There is a strong case for virtualizing the power control plane now, using Software Defined Power (SDP) solutions that follow the same model used successfully on servers, storage, and network. The result: Improved efficiencies, reduced costs and better support for high-density workloads in compact, distributed computing environments.

According to Data Center Knowledge’s recent article on Power and Cooling Trends to Watch in 2019, direct liquid cooling and lithium-ion batteries are among the big technological trends cheered on by vendors in the space. While these are surely worthwhile trends to track, we need to think bigger and look farther out on the technology horizon to truly transform data centers of the future.

For starters, I wholeheartedly agree with Peter Panfil, VP, global power at Vertiv, and Hervé Tardy, VP and GM of distributed power infrastructure at Eaton, when they extol the merits of lithium-ion batteries in the UPS market. Lithium-ion batteries are smaller, lighter and last longer as they say, which is why they are ideally suited for more than just serving as battery backup. It was Virtual Power Systems in partnership with CUI that introduced ICE Block, the industry’s first and most advanced use of Lithium-ion technology as part of a comprehensive SDP platform.

At VPS, we envision an even bigger role for lithium-ion technology because it can be combined with Software Defined Power to fuel dynamic power, source sharing of power as well as power sharing across nodes in a data center environment. This approach sets the stage for dynamic power on demand in keeping pace with workload requirements. Additionally, this capability can be integrated into workload orchestration systems to help protect, manage and move distributed workloads, as needed.

Managing distributed workloads also will continue to motivate data center architects, operators and power OEMs to elevate the use of automation, software intelligence, and machine learning. As Eaton’s Tardy explains in the “trends watch” article, automation is becoming the norm, especially since power problems are relatively easy to model and anticipate with the right tools.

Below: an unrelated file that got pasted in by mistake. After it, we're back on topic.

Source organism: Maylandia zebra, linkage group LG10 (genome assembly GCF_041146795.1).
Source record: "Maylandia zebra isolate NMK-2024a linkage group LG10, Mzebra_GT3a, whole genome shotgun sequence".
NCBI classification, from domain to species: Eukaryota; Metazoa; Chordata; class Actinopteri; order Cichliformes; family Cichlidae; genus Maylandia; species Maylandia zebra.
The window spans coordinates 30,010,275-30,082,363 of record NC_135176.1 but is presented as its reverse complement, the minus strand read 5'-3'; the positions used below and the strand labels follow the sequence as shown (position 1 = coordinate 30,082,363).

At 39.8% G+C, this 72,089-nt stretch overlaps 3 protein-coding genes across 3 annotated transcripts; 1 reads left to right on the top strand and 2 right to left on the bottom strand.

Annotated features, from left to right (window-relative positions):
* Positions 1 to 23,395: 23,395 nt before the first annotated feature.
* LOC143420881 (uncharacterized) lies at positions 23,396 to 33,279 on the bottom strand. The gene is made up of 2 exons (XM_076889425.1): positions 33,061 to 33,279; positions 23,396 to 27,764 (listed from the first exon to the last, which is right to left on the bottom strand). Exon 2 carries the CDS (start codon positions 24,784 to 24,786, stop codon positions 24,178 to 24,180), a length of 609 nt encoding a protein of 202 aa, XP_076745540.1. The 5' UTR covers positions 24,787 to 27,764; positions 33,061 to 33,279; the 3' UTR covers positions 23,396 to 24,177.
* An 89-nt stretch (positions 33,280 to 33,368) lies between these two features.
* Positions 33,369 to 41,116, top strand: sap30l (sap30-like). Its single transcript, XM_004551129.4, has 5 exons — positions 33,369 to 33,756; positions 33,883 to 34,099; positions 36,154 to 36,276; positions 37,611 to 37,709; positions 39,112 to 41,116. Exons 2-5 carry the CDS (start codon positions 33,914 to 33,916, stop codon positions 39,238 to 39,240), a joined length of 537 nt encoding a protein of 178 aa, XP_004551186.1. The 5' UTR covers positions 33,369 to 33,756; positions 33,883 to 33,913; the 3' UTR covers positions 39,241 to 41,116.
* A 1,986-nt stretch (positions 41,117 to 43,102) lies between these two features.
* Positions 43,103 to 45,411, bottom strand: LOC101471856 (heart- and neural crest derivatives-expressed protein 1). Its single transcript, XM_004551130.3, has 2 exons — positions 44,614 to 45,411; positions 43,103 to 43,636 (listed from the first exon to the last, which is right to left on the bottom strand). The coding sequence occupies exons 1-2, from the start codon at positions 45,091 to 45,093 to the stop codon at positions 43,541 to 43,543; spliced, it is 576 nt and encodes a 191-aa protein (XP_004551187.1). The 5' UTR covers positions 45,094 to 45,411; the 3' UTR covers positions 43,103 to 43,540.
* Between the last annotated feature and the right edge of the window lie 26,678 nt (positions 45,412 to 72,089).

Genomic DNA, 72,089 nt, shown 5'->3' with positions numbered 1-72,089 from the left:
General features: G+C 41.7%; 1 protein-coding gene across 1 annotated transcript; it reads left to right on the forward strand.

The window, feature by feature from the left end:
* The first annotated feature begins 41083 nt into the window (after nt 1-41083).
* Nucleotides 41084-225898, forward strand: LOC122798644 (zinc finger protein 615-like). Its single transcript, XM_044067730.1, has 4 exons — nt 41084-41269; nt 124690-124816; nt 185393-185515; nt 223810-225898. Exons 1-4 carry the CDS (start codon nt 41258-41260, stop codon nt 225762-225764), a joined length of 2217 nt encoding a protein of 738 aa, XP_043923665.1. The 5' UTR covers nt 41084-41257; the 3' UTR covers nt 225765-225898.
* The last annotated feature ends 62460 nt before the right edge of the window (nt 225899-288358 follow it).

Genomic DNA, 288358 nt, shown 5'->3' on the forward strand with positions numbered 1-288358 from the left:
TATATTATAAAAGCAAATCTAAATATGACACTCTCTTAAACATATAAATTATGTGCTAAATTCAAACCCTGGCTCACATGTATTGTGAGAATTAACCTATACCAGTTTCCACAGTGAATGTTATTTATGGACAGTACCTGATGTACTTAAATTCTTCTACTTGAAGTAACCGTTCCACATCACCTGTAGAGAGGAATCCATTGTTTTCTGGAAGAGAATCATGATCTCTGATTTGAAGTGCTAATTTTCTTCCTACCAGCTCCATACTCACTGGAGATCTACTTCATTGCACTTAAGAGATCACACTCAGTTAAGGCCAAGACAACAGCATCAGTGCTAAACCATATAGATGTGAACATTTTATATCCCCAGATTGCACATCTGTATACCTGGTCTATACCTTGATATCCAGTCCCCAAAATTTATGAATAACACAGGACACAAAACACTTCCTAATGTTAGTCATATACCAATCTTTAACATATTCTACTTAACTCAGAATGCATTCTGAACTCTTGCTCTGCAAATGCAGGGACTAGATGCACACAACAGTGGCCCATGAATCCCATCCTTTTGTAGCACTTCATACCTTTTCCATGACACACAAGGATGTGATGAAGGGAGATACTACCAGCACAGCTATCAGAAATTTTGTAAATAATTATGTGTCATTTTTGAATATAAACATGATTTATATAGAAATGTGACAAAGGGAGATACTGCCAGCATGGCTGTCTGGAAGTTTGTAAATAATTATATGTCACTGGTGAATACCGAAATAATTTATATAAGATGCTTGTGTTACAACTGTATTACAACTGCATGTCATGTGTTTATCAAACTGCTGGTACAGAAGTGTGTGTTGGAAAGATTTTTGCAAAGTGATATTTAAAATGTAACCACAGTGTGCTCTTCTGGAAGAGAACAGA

With SDP’s abstracted control plane, actions across disparate power systems can be coordinated based on real-time views of power usage patterns from rack-outlet to rack-to-row to data center level. Using machine learning and big data analytics, power peaks and overall usage can be predicted with high levels of accuracy to ensure power availability during capacity surges. Furthermore, the ability to share power control plane visibility through APIs that integrate seamlessly with other power, cooling, network, security, IT workload orchestration and Data center Infrastructure Management (DCIM) systems is the holy grail of hyper-converged infrastructure optimization.

Data centers of the future will leverage the top technological trends, including lithium-ion batteries, liquid power cooling—AND Software Defined Power—to support power density well beyond 10kW per rack. As we’ve said all along, SDP is the last and final pillar of Software-Defined Data Centers as the ability to support compute, storage, network—and now power—will drive the development of the most advanced and efficient data centers in the world.

I predict that 2019 will be the year that SDP earns its rightful place at the top of the trends watch. What do you think? Drop me a line at to start a conversation.